Stick and stones – nursery rhymes aren’t always true

Sticks and stones
may break my bones
but words –
they go much deeper.

Just a thought as I’m looking at hurts from the past and the effects they still have on me today. Thinking of the time when I was three years old and it is still so vivid and so painful. My mum sending me to play with some children on our street, and those children – maybe four years old? – telling me to go away because “we don’t play with babies”.

And as I’ve been doing the counselling course and digging into my inner self, looking at those bits that I’ve kept hidden because they seemed too painful, I have been seeing how that pain from over forty years ago, that rejection by a bunch of kids, has affected the way I interact with people.

I nearly started to say: it caused me to… and then I stopped, remembering the important truth impressed on us on the course: it isn’t the actual event that shapes our behaviour, it’s our reaction to it – what we think about it – which determines our feelings and consequent behaviour. Two people can experience exactly the same thing, but they may react totally differently.

So no, that rejection by those kids has not caused me to behave in certain ways. So I need to look for my reaction – what was it that I thought, what was it that I told myself about it?
I’m not good enough. I’m not good enough to be accepted by others, to be allowed to play with them, to be part of the gang.

But it’s a painful thought, and what about my very deep need to be accepted? We all have that need. That’s where the behaviour comes in – having taken on a certain belief about myself, the next step is to develop coping strategies. (All this is very subconscious of course, it’s not that a little girl of three sits there and says to herself: okay, what is my conclusion from what has just happened? and what should I do to deal with the hurt it has caused me? No, it all goes on inside at a very deep level, and that’s why it’s only now I’m figuring it out.)

So, what have been some of my coping strategies? (I’ve got to do this for my assignment, and somehow it’s easier to think about it here in this way. And maybe, just maybe, it could provide some encouragement to others who read it – those things that we bury deep inside, it is worth getting them out and looking at them, in a safe context, with a good counsellor.)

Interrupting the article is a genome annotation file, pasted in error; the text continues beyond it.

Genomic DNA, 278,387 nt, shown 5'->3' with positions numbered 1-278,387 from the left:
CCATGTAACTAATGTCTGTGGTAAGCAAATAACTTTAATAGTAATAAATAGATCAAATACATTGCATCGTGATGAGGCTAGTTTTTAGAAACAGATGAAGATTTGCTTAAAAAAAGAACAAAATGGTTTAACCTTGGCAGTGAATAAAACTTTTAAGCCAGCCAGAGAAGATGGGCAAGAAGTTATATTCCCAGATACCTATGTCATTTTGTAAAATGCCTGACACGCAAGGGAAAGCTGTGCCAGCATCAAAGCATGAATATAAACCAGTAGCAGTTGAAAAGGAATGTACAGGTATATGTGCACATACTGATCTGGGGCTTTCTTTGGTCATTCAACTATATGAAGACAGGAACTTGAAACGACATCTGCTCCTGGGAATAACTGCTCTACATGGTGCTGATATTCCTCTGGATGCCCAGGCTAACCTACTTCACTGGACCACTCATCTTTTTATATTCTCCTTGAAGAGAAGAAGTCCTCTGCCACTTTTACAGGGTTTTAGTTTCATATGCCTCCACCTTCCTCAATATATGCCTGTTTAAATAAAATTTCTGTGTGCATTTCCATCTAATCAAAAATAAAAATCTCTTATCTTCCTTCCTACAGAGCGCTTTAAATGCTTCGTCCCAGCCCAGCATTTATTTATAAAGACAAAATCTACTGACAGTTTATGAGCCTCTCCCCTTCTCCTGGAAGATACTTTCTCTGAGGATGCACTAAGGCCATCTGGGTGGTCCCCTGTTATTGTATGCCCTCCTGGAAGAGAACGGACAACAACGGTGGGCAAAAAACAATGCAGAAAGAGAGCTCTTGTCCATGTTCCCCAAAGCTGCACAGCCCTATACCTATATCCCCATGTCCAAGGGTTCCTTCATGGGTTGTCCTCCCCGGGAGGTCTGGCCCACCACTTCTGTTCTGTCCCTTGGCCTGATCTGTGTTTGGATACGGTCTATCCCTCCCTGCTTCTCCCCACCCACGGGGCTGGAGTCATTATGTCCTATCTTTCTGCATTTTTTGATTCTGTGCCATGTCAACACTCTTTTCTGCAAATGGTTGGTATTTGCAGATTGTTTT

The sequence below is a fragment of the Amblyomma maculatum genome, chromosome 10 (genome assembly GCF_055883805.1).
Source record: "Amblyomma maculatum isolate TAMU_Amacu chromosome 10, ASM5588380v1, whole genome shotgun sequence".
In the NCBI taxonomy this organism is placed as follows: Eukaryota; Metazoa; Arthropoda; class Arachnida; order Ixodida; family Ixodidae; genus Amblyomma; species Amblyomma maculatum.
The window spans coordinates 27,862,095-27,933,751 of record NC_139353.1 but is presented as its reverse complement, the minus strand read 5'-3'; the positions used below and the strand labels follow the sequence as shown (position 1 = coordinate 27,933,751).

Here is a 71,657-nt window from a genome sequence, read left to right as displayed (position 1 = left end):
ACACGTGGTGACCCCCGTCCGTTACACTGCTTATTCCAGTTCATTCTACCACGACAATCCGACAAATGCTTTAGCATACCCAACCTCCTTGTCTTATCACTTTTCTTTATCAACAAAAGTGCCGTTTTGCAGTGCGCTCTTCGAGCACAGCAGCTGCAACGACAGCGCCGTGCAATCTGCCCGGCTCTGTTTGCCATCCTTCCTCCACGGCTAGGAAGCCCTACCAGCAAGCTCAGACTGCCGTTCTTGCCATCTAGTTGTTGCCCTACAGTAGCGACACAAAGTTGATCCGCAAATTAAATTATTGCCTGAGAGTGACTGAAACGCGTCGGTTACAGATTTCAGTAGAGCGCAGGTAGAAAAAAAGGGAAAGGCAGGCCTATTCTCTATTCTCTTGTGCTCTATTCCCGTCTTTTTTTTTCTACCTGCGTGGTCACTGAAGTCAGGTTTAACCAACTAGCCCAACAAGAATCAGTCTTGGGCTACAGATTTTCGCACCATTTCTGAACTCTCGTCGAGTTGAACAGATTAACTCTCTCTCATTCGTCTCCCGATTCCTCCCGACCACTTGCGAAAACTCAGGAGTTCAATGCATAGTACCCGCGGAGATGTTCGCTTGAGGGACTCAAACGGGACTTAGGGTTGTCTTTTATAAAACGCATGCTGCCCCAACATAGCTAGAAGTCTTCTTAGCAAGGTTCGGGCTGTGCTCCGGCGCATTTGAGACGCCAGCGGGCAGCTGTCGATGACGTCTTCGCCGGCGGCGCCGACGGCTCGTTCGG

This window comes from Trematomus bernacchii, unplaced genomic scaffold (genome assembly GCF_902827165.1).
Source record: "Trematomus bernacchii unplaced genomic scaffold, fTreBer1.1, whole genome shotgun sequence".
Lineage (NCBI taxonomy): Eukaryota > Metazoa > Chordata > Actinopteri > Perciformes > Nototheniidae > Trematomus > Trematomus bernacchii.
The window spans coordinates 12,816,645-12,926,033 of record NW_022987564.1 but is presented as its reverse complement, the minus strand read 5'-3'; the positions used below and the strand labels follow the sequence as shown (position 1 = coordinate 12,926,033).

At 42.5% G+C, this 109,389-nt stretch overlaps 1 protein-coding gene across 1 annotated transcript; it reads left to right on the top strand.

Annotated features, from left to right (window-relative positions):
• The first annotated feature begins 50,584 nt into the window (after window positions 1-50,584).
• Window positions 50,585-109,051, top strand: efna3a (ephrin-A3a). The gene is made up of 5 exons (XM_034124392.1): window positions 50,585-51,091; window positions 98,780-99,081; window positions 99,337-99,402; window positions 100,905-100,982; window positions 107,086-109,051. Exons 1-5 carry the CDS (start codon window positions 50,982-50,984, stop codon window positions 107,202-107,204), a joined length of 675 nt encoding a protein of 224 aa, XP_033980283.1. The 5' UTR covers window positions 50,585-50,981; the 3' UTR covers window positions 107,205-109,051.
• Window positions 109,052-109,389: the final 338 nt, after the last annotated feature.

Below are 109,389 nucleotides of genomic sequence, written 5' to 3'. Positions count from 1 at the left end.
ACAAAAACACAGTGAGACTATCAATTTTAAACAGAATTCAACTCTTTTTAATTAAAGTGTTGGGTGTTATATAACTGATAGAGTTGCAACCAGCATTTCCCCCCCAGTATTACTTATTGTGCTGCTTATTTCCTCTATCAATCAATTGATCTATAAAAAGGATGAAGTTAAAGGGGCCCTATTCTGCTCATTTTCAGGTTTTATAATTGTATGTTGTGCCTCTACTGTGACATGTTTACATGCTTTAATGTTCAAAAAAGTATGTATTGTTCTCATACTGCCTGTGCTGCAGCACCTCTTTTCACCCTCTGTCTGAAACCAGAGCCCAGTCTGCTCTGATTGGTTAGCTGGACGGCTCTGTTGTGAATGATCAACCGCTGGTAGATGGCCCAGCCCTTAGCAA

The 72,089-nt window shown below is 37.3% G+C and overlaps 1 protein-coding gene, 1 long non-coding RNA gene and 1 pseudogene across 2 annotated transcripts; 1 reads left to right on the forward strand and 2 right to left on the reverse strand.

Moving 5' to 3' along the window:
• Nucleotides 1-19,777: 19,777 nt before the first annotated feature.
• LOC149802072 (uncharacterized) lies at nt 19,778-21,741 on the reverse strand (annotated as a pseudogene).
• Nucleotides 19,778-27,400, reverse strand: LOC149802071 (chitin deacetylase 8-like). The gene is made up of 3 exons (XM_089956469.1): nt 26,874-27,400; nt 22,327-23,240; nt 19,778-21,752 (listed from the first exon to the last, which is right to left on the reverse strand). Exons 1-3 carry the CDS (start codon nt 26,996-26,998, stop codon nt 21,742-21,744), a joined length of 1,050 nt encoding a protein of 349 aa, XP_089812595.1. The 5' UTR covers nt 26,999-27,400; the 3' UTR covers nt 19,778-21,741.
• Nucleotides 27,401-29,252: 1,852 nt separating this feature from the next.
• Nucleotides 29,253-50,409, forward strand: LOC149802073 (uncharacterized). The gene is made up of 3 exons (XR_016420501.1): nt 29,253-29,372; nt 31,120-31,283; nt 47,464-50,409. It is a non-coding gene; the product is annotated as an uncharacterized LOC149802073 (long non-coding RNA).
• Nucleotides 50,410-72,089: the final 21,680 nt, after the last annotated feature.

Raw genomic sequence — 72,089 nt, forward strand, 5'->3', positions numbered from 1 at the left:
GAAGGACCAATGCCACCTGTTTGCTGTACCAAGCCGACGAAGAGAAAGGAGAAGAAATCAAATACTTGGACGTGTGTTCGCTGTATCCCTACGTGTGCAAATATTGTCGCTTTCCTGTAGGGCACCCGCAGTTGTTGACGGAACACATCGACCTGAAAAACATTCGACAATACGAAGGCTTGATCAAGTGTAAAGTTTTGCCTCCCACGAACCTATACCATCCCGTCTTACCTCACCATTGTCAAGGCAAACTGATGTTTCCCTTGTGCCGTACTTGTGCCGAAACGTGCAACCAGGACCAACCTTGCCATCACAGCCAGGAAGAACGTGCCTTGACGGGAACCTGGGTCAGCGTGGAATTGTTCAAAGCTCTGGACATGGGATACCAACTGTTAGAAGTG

Some of the coping strategies I have uncovered: (and as I’ve been uncovering them, they have started to crumble – halleluiah!)

Pretending I don’t mind if I’m accepted or not – not showing when I’m upset; not taking the initiative in trying to be friends with someone (waiting for the other person to show that they want my company).

At the same time I’ve been expecting rejection – will this person still like me when they find out XYZ about me? (This is where God’s amazing antidote comes in: he has searched me and he knows me, and he still likes me! When this truth travelled from my head to my heart, that made such an unbelievable difference to the way I interact with people, it’s been so freeing!)

Making huge efforts to fit in – that has meant that when I find myself in a new group (new job, new neighbourhood, new country) my efforts go first of all into trying to work out the unwritten rules of acceptable behaviour in that group, so that I could try to blend in. (But this is so self-defeating: my real deep need is to be accepted as I am, so if I’m only accepted under false pretences, what’s the point?)

Okay, I think at this point I need to go talk to God about these things, I need to hear from him how he feels about me and let it sink in a bit more. That is the only real lasting antidote to the hurts we accumulate through life.

Thank you for listening.

9 thoughts on “Stick and stones – nursery rhymes aren’t always true

  1. When I worked in a domestic violence shelter for women, one lady told me, "I'd rather he hit me physically than with his words. Bruises and broken bones heal." I've never forgotten that.


  2. Oh yes. My own experience of what is called domestic violence is that the bruises heal much quicker. (I don't really like this term – it sounds a bit tame and cosy. Like domestic pets or something. I'd rather call it: violence in the home. To my mind that sounds much more like what it is: violence in the place that is supposed to be safe.)What I also know, though, from my own experience, is that the emotional hurts can also be healed, with God's help. But it can take a lot longer.


  3. just browsing through a book of poems I hadn’t looked at in a while, and found this very brief poem:
    Sticks and Stones by Steve Turner
    Sticks and stones
    only break your bones,
    but words
    can tear your heart out.


  4. Pingback: Stick and stones – nursery rhymes aren’t always true | Meirav's Soapbox

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